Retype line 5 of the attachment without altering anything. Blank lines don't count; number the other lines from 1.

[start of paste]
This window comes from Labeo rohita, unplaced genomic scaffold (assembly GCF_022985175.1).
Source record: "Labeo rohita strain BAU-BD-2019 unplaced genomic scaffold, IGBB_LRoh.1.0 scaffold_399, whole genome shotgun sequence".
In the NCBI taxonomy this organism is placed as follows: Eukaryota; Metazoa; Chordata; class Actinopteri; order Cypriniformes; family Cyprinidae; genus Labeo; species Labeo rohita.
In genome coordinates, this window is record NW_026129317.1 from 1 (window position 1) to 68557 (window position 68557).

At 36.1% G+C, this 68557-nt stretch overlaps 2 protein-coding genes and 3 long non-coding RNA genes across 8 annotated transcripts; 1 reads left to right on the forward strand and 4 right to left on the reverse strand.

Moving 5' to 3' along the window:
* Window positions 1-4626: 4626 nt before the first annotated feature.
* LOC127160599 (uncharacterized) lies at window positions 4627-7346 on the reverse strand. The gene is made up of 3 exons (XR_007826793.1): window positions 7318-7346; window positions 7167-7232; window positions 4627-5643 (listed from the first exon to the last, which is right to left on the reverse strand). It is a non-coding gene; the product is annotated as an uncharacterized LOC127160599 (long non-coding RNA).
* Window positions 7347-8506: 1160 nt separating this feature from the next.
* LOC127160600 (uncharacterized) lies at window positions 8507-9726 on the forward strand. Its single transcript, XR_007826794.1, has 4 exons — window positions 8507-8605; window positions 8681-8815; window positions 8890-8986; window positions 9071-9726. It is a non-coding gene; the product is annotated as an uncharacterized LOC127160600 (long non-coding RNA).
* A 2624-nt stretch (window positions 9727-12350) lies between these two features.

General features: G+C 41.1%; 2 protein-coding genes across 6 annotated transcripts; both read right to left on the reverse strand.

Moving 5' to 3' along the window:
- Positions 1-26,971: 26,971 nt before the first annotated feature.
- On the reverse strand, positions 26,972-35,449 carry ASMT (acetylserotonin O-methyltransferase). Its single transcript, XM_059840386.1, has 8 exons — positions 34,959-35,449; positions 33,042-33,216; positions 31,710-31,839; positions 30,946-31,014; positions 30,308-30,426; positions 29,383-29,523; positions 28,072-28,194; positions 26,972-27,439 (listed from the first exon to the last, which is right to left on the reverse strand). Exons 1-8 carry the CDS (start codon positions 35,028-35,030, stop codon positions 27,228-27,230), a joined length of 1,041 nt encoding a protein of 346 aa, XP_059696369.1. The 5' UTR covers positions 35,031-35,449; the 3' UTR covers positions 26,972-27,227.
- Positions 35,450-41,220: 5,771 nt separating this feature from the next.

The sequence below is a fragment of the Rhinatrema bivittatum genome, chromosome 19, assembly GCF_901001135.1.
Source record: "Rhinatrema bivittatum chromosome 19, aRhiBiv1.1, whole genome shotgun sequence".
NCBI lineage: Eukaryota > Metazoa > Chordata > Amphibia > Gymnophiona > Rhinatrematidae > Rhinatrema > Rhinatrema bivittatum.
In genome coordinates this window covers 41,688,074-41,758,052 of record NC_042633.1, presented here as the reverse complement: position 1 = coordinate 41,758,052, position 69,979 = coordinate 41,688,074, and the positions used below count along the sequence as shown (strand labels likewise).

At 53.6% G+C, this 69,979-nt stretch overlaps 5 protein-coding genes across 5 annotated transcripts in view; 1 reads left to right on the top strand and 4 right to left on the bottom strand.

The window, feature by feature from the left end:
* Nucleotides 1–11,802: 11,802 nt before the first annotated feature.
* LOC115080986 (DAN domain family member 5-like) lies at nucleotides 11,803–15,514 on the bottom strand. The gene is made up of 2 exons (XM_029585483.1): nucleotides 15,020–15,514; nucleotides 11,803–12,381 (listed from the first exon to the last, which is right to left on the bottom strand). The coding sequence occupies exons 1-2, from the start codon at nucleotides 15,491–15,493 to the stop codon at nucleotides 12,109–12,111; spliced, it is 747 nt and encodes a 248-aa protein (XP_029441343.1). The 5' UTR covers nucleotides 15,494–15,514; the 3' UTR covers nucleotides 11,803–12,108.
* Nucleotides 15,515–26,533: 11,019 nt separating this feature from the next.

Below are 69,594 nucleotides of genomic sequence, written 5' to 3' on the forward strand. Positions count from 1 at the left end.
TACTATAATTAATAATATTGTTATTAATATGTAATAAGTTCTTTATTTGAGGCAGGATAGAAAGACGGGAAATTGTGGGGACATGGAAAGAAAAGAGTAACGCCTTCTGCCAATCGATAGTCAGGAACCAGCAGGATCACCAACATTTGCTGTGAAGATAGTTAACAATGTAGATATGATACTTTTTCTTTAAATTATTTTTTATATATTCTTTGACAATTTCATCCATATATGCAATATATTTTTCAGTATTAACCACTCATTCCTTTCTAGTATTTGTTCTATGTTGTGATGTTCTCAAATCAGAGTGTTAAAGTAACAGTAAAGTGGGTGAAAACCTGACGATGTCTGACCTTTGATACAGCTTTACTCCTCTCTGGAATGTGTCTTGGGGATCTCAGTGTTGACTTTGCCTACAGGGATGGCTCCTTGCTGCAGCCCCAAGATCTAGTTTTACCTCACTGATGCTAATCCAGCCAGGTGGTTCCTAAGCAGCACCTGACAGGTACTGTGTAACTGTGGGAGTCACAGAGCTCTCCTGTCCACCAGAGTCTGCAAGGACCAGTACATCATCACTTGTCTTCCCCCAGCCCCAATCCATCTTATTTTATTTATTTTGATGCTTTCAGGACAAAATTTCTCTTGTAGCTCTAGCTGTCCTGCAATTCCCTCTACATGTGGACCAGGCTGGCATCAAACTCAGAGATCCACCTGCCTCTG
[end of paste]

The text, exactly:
At 36.1% G+C, this 68557-nt stretch overlaps 2 protein-coding genes and 3 long non-coding RNA genes across 8 annotated transcripts; 1 reads left to right on the forward strand and 4 right to left on the reverse strand.